tue 05/03/2024

Wole Soyinka: Chronicles from the Land of the Happiest People on Earth review – sprawling satire of modern-day Nigeria | reviews, news & interviews

Wole Soyinka: Chronicles from the Land of the Happiest People on Earth review – sprawling satire of modern-day Nigeria

Wole Soyinka: Chronicles from the Land of the Happiest People on Earth review – sprawling satire of modern-day Nigeria

The Nobel Laureate ends a 48 year wait for his third novel

Wole Soyinka

Eight-years passed between the publication of Wole Soyinka’s debut novel, The Interpreters (1965), and his second, Season of Anomy (1973). A lot happened in the interim.

One of Nigeria’s most resilient critics of corruption and dictatorship, Soyinka was arrested in 1965 for raiding a radio station at gunpoint, and replacing a tape of a recorded speech by the then-president of Western Nigeria, Ladoke Akintola, with another – accusing Akintola of electoral malpractice. The crime brought two years in solitary confinement for Soyinka, who was released a few months later, then assuming the role of Headmaster and senior lecturer within the English department of the University of Lagos, and Chair of Drama at the University of Ibadan. For his attempts to broker peace in 1967, Soyinka was imprisoned again, remaining there for the duration of the Nigerian Civil War before his eventual release in October 1969. In the face of a deteriorating political situation, Soyinka embarked upon a voluntary exile – first to Paris, and later to Cambridge, where he served as a visiting fellow at Churchill College. It was there that Soyinka would write one of his most celebrated plays to-date, Death and the King's Horseman (1975).

Consider, then, how much has transpired during the forty-eight years wait for Soyinka’s third novel, released this year. Chronicles from the Land of the Happiest People on Earth (2021) condenses nearly five decades’ worth of brewing anger and activist sentiment into a dense and sprawling text, which loosely assumes the shape of an amateur detective drama. The Land in question is a slapstick caricature of Nigerian society in several degrees of chaos, its landscape one of “elephant-trap potholes”, “military-assisted police extortion checkpoints”, and “kamikaze drivers drugged to the gills on all brands of affordable hallucinogens”. It is a world of surface over substance: under the rule of the “People on the Move Party” (POMP), daily life revolves around a barrage of Orwellian celebrations of false virtue, including “Yeoman of the Year” and “P.A.C.T.” (the “People’s Award for the Common Touch”), with nominees such as the politician who once drank from a calabash, and another, “Ubenzy’, whose name has been self-styled after Mercedes Benz: “the status symbol after independence before the motor car was displaced by the private jet”. This is satire, with a thin veil.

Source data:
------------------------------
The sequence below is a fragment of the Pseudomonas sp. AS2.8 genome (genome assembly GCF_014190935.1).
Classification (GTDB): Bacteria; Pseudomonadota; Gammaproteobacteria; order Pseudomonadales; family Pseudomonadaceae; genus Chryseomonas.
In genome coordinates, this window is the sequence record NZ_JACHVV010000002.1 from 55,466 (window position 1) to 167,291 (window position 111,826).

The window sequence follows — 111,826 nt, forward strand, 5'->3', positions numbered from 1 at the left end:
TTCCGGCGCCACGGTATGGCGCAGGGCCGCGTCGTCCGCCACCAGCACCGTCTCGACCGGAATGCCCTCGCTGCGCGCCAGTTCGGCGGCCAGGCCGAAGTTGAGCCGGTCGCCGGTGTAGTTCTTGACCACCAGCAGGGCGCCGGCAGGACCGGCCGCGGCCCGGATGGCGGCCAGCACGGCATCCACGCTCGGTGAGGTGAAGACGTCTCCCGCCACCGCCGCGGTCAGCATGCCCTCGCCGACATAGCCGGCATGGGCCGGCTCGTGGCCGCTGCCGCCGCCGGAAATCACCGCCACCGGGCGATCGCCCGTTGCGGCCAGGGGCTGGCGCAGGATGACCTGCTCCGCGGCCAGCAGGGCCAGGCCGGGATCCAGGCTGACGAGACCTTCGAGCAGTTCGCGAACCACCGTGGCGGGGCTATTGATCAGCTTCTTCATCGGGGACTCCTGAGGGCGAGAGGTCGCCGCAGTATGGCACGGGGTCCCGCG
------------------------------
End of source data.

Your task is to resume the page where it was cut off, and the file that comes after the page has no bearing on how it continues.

Amid the vice, the plot of Chronicles revolves around the mysterious “Human Resources”, a black-market organisation dealing in the trade of human spare parts, with ties to a web of high-profile figures including the shadowy preacher Papa Davina, and the prime minister, Sir Godfrey Danfere. There is a sleuth on their tail, however: the surgeon Dr. Kighare Menka, a reluctant member of Nigeria’s celebrity class, on account of his work tending to the victims of a Boko Haram massacre. Menka is approached by a group of representatives from Human Resources, in the hope that he will contribute to their supply. Refusing, he instead commits himself to the unveiling their crimes. In this, Menka is aided by his “bosom friend”, the effusive engineer and entrepreneur Duyole Pitan-Payne – yet another to enjoy celebrity status, following his recent appointee to the United Nations.

When Soyinka was presented with the Nobel Prize for Literature in 1986, he became the first African laureate in the process. For those unfamiliar with the achievements of this celebrated poet, playwright, and novelist, however, Chronicles offers a poor sample of Soyinka’s work. Menka’s investigation falls through almost as soon as it has begun – an indication of insurmountable effort required to recover Nigerian society, but resulting also in a novel that boasts a surprising lack of direction, despite the hundreds of pages given over to description and context. Along the way, characters fall into irrelevance, others are kept frustratingly distant by prose that is unnatural, even disorientating. Consider this line, commenting upon a funeral procession: “It would appear that it was not merely stentorian grieving that proved contagious among that motley assemblage of the bereft”. Nor even can basic descriptions escape Soyinka’s thesaurus: Menka’s face, he tells us, is “lightly scarified”. Insignificant in isolation, yet the frequency of these moments is relentless. Their sum is to disrupt all readerly momentum, leaving Chronicles with the feel of a thing unfinished.

This is not to say that Chronicles roams without merit. Death announces itself into the novel like “a sinkhole opened up in the midst of a crowded intersection, precipitating a welcome shift in focus away from Soyinka’s Nigerian satire, and towards a more nuanced assessment of the tensions that inhere between local traditions and culture and an imperious West. It is the latest chapter in a career-long engagement with such themes, and a reminder of the work that secured Soyinka's place at the high table of contemporary writing.


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